Wordless Wednesday: Get Kranky

I love these candies not only because of their name, but also because I usually love chocolate-covered anything! My cuñada introduced me to this particular candy on a family vacation last year. They’re chocolate-covered cornflakes and they’re crunchy and perfectly sweet. I found them in my local Mexican grocery store over the weekend and had to buy a little bag to show her. Maybe this is one more thing to convince her to come visit me this year!

  • Have you had this sweet treat?

Wordless Wednesday: Disfrútalo bien frío

Yesterday my friend Tracy from Latinaish clued me in that the maker of one of my favorite Mexican candy bars, Bubu Lubu, is on Twitter! As we were telling a mutual friend, we both use the same Bubu Lubu buying strategy: one for now and one to stick in the refrigerator for later. At one of the local supermercados where I do my grocery shopping, they have both the room-temperature candy bars and a special little display in the refrigerator case by the checkout line that are already nice and cold. Not familiar with Bubu Lubu? It’s a candy bar with marshmallow inside, topped with a strawberry-flavored jelly and covered in chocolate.

  • How do you like your Bubu Lubu?

Wordless Wednesday: Dulces

José returned this past Sunday from his trip to Mexico City for Semana Santa. Among the presents he brought home for me… ¡Dulces! In pretty much any taquería in Mexico, you’ll get some kind of candies delivered with your check. Some of my favorites include the dulces de tamarindo (tamarind and chile-flavored candy) and the paletas picosas (spicy and sweet lollipops) pictured above from El Charco de Las Ranas, El Califa and El Fogoncito.

  • What’s your favorite candy when you visit a taquería?

Travel Tuesday: Puerquitos remind me of Aguascalientes

This past weekend, I ventured into a different bakery in Pilsen than usual when I decided to stop for some bolillo rolls to make capirotada for the last week of Lent. To my delight, this bakery that I hadn’t visited in several years had a tray of puerquitos – a molasses and cinnamon-flavored cookie cut into the shape of a piggy.

Some of you know I gave up eating processed sugar for Lent, something that has not been easy in a house where we love desserts and pan dulce. I was too weak to resist the temptation, though, and bought one to satisfy the craving. I just needed one little bite and I was immediately reminded of a bakery I visited in Aguascalientes last summer with José’s abuelita Ana. It was adjacent to a charming little restaurant downtown called La Saturnina, a place with cotton candy-pink, purple and cobalt blue painted walls, where she loves to eat breakfast (a place she swears makes the best torrejas in Aguascalientes, in part because of the dark, tangy, molasses-like miel de maguey it’s served with). The bakery, called Panadería Los Angeles, was certainly like a slice of heaven with the scent of sugar, cinnamon and freshly-baked breads wafting through the warm summer air….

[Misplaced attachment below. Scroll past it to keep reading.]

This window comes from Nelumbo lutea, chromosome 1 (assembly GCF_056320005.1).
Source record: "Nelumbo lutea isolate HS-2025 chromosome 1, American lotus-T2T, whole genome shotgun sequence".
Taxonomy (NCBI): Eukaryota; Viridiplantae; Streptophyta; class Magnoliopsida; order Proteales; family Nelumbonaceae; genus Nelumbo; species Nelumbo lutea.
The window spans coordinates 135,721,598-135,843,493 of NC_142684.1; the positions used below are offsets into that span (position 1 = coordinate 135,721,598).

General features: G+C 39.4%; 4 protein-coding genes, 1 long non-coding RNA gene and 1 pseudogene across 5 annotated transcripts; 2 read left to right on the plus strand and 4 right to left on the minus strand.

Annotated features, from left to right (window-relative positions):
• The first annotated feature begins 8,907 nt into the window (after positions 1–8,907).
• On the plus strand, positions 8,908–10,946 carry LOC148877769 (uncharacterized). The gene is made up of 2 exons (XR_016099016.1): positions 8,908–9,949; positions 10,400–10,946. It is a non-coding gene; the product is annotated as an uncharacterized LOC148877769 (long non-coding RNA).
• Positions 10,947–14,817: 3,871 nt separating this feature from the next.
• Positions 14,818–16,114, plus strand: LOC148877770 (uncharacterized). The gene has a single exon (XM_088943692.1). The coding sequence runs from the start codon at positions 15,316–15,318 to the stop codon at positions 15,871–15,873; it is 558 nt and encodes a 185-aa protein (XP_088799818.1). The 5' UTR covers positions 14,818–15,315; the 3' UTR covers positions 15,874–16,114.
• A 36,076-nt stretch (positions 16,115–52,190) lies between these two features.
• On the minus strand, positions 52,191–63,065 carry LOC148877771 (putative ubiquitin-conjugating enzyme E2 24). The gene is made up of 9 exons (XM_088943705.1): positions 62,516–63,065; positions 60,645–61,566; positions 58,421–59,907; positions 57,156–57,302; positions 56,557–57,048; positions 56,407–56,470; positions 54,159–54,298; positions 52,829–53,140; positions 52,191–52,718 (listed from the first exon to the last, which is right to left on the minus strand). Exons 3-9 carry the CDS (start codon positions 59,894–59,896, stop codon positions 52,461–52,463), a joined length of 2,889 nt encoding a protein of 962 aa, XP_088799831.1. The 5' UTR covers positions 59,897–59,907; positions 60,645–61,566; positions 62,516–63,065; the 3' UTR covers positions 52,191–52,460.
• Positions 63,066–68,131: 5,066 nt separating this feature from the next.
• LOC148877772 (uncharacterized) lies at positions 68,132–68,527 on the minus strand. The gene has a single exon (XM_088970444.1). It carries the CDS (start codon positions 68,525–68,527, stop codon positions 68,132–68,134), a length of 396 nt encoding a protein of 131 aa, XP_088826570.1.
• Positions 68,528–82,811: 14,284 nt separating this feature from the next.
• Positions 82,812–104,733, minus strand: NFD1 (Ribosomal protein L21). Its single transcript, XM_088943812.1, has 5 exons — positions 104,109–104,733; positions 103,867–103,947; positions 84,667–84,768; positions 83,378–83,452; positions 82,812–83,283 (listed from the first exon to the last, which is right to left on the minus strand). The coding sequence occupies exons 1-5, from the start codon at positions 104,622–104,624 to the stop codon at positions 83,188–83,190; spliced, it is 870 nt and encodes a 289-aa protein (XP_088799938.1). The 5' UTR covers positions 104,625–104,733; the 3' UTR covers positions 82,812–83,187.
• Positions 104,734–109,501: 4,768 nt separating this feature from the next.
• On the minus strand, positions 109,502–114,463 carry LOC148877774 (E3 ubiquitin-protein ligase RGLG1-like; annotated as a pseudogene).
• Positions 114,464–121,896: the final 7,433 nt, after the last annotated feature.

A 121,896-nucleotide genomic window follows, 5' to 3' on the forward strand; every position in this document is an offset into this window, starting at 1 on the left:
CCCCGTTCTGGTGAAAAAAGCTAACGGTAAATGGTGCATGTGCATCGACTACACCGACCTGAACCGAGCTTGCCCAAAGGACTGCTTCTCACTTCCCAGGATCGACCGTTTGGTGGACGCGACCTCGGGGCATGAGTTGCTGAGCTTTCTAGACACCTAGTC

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Wordless Wednesday: Capirotada

Who doesn’t love capirotada? This traditional treat, a bread pudding-like dish often served during Lent, is typically made with toasted bolillo rolls (French bread is an acceptable substitute if you can’t get bolillos), a syrupy piloncillo sauce, raisins and cheese. Everybody has their own version and there’s no one way to make it. This version from El Bajío in Mexico City includes peanuts and queso fresco sprinkled on top, and was enjoyed on our last visit to Mexico City during the winter. I’ll be sharing a recipe here for capirotada just in time for Semana Santa and Easter.

  • How do you like to make your capirotada? What kind of cheese do you use and what kind of garnishes do you like?

Wordless Wednesday: Garabatos

We’ve been talking a lot about guilty pleasures since last week and there have been many great answers about your favorite Mexican guilty pleasures in the comments, on our Facebook fan page and sent to me on Twitter.

But one that nobody has mentioned and I feel is extremely worthy of the title is a little cookie called the garabato. So please forgive me, but we’re about to get a little wordy this Wordless Wednesday because these galletas are worth knowing more about!

They’re made with two shortbread cookies, a smooth dark chocolate fudge center and drizzled with dark chocolate. Paired with a café con leche, it’s like pure cookie bliss. And they come in two sizes, mini and regular. Or, as I like to say: naughty and extra naughty. Why? Because I’m certain these cookies are loaded with butter and sugar, which is why they are such a delicious temptation to begin with. I may actually attempt making them in the Tortilla Test Kitchen later this year – there’s only so long I can go with a craving before I must satisfy it, even if it means experimenting in the kitchen!

The establishment that sells these amazing little treats is, appropriately, called Garabatos, and besides having an array of artisan pastries (I’m also a big fan of the dedo de novia, a tube-shaped sort of baklava) they also have a cafe menu with typical botanas, sandwiches, salads and the like.

On our last trip to Mexico, José was craving garabatos before he even arrived. Since I got there a few days in advance, I picked up a small box with a dozen mini garabatos just for him. I’m not going to incriminate myself here and tell you how many trips we made to Garabatos over the few weeks we were visiting, but let’s just say we had our fair share. On the day we headed back home to Chicago, I found a Garabatos in the airport and I had to have one last fix. As you can see from the photo, I couldn’t even wait to photograph my treat before taking the first (er, and second) bite.

  • Have you had garabatos?
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